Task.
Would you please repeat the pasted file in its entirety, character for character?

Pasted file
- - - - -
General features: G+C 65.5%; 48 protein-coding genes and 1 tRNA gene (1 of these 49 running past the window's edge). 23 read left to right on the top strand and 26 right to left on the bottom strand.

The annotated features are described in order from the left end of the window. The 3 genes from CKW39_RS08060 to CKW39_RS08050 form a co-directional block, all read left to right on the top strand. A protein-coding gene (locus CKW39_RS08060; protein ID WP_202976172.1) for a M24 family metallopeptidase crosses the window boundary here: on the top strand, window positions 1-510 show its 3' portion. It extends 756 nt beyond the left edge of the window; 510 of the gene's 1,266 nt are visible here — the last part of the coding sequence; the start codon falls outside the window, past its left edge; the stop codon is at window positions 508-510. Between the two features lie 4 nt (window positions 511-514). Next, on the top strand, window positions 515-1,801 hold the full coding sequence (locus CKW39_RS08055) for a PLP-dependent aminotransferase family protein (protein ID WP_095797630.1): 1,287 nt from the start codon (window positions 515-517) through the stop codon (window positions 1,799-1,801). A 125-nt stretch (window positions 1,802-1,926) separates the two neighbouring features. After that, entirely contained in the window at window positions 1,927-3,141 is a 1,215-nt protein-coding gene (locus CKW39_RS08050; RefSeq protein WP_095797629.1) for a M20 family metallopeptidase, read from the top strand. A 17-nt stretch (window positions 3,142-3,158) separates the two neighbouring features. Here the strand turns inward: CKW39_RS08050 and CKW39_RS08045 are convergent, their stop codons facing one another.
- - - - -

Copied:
General features: G+C 65.5%; 48 protein-coding genes and 1 tRNA gene (1 of these 49 running past the window's edge). 23 read left to right on the top strand and 26 right to left on the bottom strand.

The annotated features are described in order from the left end of the window. The 3 genes from CKW39_RS08060 to CKW39_RS08050 form a co-directional block, all read left to right on the top strand. A protein-coding gene (locus CKW39_RS08060; protein ID WP_202976172.1) for a M24 family metallopeptidase crosses the window boundary here: on the top strand, window positions 1-510 show its 3' portion. It extends 756 nt beyond the left edge of the window; 510 of the gene's 1,266 nt are visible here — the last part of the coding sequence; the start codon falls outside the window, past its left edge; the stop codon is at window positions 508-510. Between the two features lie 4 nt (window positions 511-514). Next, on the top strand, window positions 515-1,801 hold the full coding sequence (locus CKW39_RS08055) for a PLP-dependent aminotransferase family protein (protein ID WP_095797630.1): 1,287 nt from the start codon (window positions 515-517) through the stop codon (window positions 1,799-1,801). A 125-nt stretch (window positions 1,802-1,926) separates the two neighbouring features. After that, entirely contained in the window at window positions 1,927-3,141 is a 1,215-nt protein-coding gene (locus CKW39_RS08050; RefSeq protein WP_095797629.1) for a M20 family metallopeptidase, read from the top strand. A 17-nt stretch (window positions 3,142-3,158) separates the two neighbouring features. Here the strand turns inward: CKW39_RS08050 and CKW39_RS08045 are convergent, their stop codons facing one another.